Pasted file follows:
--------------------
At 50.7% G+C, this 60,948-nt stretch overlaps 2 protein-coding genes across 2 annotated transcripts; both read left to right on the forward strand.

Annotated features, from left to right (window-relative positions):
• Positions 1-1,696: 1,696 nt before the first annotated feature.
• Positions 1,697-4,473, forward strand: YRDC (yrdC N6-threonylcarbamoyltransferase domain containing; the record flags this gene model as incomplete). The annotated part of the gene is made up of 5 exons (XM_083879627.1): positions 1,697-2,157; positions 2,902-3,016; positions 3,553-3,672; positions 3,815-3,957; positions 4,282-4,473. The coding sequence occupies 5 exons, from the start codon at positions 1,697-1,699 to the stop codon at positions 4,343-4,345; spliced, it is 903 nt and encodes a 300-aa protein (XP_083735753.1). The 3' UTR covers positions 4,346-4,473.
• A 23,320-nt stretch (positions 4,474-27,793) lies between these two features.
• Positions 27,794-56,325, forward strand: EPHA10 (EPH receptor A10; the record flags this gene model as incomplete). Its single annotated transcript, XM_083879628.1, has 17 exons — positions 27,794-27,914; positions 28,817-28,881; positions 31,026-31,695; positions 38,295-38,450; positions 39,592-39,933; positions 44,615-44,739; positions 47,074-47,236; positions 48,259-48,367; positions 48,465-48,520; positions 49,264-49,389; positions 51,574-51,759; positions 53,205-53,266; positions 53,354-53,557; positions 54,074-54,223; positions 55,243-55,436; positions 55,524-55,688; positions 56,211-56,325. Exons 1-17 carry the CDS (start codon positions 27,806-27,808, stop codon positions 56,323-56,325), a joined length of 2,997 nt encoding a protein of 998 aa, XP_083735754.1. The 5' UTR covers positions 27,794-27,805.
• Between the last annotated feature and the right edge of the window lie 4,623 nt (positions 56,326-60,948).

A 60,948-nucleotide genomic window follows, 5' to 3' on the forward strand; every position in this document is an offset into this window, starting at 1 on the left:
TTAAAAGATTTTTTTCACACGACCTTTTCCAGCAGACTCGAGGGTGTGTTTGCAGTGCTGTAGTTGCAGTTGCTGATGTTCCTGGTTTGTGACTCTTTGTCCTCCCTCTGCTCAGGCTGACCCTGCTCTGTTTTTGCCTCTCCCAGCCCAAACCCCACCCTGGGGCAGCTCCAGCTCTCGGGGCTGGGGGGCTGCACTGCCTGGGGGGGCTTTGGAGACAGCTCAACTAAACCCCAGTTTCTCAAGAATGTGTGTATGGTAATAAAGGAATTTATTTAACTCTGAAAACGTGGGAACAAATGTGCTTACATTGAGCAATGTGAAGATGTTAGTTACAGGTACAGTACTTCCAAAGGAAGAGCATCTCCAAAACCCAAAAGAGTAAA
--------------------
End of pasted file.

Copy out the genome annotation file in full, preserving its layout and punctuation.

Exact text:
At 50.7% G+C, this 60,948-nt stretch overlaps 2 protein-coding genes across 2 annotated transcripts; both read left to right on the forward strand.

Annotated features, from left to right (window-relative positions):
• Positions 1-1,696: 1,696 nt before the first annotated feature.
• Positions 1,697-4,473, forward strand: YRDC (yrdC N6-threonylcarbamoyltransferase domain containing; the record flags this gene model as incomplete). The annotated part of the gene is made up of 5 exons (XM_083879627.1): positions 1,697-2,157; positions 2,902-3,016; positions 3,553-3,672; positions 3,815-3,957; positions 4,282-4,473. The coding sequence occupies 5 exons, from the start codon at positions 1,697-1,699 to the stop codon at positions 4,343-4,345; spliced, it is 903 nt and encodes a 300-aa protein (XP_083735753.1). The 3' UTR covers positions 4,346-4,473.
• A 23,320-nt stretch (positions 4,474-27,793) lies between these two features.
• Positions 27,794-56,325, forward strand: EPHA10 (EPH receptor A10; the record flags this gene model as incomplete). Its single annotated transcript, XM_083879628.1, has 17 exons — positions 27,794-27,914; positions 28,817-28,881; positions 31,026-31,695; positions 38,295-38,450; positions 39,592-39,933; positions 44,615-44,739; positions 47,074-47,236; positions 48,259-48,367; positions 48,465-48,520; positions 49,264-49,389; positions 51,574-51,759; positions 53,205-53,266; positions 53,354-53,557; positions 54,074-54,223; positions 55,243-55,436; positions 55,524-55,688; positions 56,211-56,325. Exons 1-17 carry the CDS (start codon positions 27,806-27,808, stop codon positions 56,323-56,325), a joined length of 2,997 nt encoding a protein of 998 aa, XP_083735754.1. The 5' UTR covers positions 27,794-27,805.
• Between the last annotated feature and the right edge of the window lie 4,623 nt (positions 56,326-60,948).

A 60,948-nucleotide genomic window follows, 5' to 3' on the forward strand; every position in this document is an offset into this window, starting at 1 on the left:
TTAAAAGATTTTTTTCACACGACCTTTTCCAGCAGACTCGAGGGTGTGTTTGCAGTGCTGTAGTTGCAGTTGCTGATGTTCCTGGTTTGTGACTCTTTGTCCTCCCTCTGCTCAGGCTGACCCTGCTCTGTTTTTGCCTCTCCCAGCCCAAACCCCACCCTGGGGCAGCTCCAGCTCTCGGGGCTGGGGGGCTGCACTGCCTGGGGGGGCTTTGGAGACAGCTCAACTAAACCCCAGTTTCTCAAGAATGTGTGTATGGTAATAAAGGAATTTATTTAACTCTGAAAACGTGGGAACAAATGTGCTTACATTGAGCAATGTGAAGATGTTAGTTACAGGTACAGTACTTCCAAAGGAAGAGCATCTCCAAAACCCAAAAGAGTAAA